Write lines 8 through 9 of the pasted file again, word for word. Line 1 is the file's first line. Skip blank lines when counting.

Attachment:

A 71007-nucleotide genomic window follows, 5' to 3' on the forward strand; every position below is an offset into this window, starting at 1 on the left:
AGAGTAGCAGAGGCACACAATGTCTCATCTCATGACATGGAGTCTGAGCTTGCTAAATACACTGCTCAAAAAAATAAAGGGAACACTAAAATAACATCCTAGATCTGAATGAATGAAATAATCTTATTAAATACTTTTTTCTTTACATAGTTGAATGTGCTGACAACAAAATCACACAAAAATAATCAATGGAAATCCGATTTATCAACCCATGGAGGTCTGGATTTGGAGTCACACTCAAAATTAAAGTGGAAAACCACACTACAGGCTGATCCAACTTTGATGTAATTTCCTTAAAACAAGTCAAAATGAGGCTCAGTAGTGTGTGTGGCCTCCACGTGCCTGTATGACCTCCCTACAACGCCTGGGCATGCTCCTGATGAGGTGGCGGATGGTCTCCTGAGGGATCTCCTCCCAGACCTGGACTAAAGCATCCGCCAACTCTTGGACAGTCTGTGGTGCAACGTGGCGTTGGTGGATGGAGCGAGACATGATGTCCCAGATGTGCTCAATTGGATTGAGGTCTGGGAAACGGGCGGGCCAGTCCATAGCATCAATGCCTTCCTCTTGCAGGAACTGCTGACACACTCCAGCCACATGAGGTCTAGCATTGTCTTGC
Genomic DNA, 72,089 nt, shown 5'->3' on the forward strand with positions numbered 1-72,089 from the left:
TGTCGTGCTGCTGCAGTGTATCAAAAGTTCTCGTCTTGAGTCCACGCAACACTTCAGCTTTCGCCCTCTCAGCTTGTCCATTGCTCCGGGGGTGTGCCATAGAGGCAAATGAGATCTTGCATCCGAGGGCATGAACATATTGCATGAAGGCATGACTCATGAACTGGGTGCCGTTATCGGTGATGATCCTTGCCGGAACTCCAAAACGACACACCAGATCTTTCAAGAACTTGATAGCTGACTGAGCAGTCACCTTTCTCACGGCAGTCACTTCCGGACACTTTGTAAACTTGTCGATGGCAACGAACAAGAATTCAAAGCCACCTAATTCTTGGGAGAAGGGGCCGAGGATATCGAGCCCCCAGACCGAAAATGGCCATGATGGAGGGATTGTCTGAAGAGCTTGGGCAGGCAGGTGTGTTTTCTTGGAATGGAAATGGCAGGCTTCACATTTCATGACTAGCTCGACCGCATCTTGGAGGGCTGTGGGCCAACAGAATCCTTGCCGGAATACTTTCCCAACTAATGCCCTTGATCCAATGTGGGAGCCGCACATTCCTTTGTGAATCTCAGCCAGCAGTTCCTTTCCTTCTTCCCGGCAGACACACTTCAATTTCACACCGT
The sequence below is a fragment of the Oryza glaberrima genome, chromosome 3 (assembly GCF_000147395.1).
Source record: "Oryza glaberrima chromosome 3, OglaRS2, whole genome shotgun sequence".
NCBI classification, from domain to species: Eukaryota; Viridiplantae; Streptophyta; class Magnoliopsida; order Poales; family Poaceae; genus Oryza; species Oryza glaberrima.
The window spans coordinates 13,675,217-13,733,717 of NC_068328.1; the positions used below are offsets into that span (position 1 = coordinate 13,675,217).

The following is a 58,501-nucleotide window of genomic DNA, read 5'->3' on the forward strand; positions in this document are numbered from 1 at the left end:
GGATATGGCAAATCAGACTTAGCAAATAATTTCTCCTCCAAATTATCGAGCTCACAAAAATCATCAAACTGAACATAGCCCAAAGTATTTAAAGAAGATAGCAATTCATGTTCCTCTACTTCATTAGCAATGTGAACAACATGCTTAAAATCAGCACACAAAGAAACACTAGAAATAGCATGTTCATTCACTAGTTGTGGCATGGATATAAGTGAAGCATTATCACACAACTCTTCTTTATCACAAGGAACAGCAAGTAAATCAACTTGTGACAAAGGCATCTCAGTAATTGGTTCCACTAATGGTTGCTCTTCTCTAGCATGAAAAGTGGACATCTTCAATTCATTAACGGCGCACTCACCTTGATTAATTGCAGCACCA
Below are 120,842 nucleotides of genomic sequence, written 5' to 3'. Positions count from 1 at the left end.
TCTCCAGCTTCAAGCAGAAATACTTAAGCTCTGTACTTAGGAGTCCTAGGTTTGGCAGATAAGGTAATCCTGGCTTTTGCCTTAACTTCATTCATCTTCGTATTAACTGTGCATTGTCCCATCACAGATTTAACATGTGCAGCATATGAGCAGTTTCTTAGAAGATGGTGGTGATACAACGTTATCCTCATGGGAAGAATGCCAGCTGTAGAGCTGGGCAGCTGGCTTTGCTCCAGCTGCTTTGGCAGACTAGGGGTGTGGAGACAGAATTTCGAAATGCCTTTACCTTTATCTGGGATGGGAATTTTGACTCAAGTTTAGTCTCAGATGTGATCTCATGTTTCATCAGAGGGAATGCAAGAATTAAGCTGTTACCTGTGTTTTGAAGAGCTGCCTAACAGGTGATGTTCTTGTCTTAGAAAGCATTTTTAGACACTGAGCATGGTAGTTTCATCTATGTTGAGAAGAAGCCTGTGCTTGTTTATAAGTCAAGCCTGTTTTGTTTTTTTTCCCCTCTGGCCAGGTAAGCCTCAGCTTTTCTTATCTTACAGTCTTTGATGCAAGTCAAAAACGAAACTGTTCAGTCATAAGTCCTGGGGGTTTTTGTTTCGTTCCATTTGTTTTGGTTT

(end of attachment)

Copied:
The window spans coordinates 13,675,217-13,733,717 of NC_068328.1; the positions used below are offsets into that span (position 1 = coordinate 13,675,217).

The following is a 58,501-nucleotide window of genomic DNA, read 5'->3' on the forward strand; positions in this document are numbered from 1 at the left end: